Rate This:8 Facts that Seniors Need to Know about Gastric Bypass Surgery
More seniors are turning to gastric bypass surgery as a way to lose weight when saddled with obesity. Being excessively overweight can lead to poor circulation, joint problems, depression and much more. And recently, researchers are learning that weight loss surgery is both safe and effective at helping older adults lose lots of unwanted weight. But how safe is it, and who should consider gastric bypass rather than traditional means of losing weight? If you're among the scores of overweight people who are thinking about gastric bypass, then you'll want to make sure that undergoing weight loss surgery is truly in your best interests. Read on for eight facts that seniors need to know about gastric bypass surgery.8 Active Questions | Add a Question
The recent research is favorable toward gastric bypass surgery as an option for the elderly. The University of South Florida and the University of Miami recently teamed up to study 27 seniors who'd underwent the procedure. These seniors went on to live better, healthier lives with the same rate of mortality and complications as those who'd undergone hip replacements and other common procedures.
More insurance companies are starting to pay for gastric bypass surgery. This is a new development, but insurers are realizing that it's cheaper to pay for the surgery than the long-term costs associated with chronic obesity.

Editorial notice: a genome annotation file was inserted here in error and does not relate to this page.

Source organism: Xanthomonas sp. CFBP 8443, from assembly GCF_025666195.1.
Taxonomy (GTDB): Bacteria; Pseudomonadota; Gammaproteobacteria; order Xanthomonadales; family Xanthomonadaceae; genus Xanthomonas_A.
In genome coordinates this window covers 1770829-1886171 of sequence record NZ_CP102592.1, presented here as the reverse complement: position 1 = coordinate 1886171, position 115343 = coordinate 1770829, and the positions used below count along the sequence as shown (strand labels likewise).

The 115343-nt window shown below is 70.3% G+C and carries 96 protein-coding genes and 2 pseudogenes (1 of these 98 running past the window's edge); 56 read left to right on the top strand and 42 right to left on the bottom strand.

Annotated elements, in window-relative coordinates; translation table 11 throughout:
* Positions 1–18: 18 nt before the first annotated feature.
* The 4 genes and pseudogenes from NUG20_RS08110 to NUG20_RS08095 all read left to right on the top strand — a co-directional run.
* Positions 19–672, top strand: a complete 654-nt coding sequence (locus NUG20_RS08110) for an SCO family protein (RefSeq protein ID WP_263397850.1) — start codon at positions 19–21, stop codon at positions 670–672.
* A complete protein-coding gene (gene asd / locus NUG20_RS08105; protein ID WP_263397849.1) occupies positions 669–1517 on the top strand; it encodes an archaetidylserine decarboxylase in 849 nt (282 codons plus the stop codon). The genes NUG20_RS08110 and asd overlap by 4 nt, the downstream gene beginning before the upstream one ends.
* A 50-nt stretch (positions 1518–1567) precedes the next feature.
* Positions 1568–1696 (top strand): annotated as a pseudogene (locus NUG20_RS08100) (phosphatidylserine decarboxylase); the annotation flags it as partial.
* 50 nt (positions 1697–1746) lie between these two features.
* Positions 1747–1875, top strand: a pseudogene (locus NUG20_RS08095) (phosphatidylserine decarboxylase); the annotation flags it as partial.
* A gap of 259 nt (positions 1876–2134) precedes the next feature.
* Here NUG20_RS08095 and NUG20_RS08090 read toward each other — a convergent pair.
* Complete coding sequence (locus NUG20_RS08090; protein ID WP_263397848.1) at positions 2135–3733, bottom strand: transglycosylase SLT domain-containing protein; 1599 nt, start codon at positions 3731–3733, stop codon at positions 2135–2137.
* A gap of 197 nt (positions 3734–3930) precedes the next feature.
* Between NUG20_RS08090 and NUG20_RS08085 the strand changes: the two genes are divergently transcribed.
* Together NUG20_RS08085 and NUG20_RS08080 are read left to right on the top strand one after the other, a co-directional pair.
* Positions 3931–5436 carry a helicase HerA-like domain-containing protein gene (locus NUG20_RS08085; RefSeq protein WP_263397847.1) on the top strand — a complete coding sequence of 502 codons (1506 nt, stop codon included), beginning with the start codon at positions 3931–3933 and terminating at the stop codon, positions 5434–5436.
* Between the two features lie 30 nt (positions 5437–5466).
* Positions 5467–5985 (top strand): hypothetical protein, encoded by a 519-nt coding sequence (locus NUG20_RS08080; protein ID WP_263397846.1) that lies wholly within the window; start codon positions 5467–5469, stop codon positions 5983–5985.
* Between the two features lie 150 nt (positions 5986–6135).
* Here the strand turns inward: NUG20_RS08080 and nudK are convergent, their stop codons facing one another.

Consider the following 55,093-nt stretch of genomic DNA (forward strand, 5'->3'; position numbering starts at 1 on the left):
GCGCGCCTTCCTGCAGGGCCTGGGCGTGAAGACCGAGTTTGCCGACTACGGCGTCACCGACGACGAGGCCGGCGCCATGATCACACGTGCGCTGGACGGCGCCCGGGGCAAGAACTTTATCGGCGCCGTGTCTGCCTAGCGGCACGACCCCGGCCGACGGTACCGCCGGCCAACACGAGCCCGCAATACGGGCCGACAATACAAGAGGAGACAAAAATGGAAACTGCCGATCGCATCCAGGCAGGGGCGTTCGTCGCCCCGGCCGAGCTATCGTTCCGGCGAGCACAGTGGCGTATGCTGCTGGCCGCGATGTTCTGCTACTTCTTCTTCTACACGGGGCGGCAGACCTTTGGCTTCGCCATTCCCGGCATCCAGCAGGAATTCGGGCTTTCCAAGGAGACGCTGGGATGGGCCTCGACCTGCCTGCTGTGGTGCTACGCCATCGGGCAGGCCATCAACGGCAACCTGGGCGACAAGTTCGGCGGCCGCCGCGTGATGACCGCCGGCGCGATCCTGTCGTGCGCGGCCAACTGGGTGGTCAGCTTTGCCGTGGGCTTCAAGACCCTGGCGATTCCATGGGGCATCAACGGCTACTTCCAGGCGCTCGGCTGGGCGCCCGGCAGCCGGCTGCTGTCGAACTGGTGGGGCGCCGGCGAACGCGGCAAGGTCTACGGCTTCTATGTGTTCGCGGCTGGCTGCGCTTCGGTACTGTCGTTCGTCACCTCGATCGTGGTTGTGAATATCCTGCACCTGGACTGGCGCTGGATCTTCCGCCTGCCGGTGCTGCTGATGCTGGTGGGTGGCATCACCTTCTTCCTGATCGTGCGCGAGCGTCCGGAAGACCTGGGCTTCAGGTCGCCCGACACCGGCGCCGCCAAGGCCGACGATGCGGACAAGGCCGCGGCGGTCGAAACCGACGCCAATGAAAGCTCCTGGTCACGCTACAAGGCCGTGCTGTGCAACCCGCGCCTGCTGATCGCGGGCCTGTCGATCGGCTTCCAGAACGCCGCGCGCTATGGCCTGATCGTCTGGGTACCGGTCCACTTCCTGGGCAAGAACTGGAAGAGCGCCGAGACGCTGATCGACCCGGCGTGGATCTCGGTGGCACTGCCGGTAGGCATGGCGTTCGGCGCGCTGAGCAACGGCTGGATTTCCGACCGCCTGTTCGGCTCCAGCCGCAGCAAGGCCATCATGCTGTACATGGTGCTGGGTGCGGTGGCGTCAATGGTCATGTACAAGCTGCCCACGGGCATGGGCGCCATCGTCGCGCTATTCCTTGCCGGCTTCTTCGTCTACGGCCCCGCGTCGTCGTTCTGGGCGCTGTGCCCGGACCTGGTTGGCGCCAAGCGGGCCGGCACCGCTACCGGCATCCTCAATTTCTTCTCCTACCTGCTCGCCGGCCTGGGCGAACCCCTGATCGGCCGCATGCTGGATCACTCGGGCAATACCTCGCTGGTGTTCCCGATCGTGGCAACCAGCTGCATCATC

Gastric bypass relieves a number of health conditions simply by undoing he stress that obesity puts on the body. Losing lots of weight can correct hypertension, sleep apnea, joint pain and more.
The results of gastric bypass vary from person to person. A 68-year-old senior in the recent study weighed more than 400 pounds at the time of her surgery. Within a year and a half, she'd dropped nearly 150 pounds. While that kind of result is unusual, it shows the possibilities of successful weight loss surgery.
Until now, obesity has been more of a problem among young- and middle-aged adults. However, obesity rates among seniors are rising. The Journal of the American Geriatric Society estimated that obesity in adults ages 60 and older jumped from 32 percent in 2007 to 37 percent in 2010, and the number has only grown since then. This is why more seniors are starting to think about gastric bypass.
Medicare typically doesn't cover gastric bypass surgery -- at least, not yet. Seniors in some places can get coverage from Medicare, but coverage is far from uniform.
As noted earlier, seniors who undergo weight loss surgery don't appear to face more serious risks than those who go through other mainstream surgical procedures. In the meantime, these surgeries can reduce the grave risks of other health conditions that are exacerbated by obesity.
Weight loss surgery should never be viewed as a first resort. People who are overweight should commit to diet and exercise and attempt to develop healthy lifestyle habits. Even after bariatric surgery, seniors must adhere to healthy diets to maintain the procedure's benefits. It's also worth remembering that recovering from gastric bypass can be hard on some seniors. If you're a senior who is thinking about weight loss surgery, then talk to your doctor to learn whether this option if best for your needs.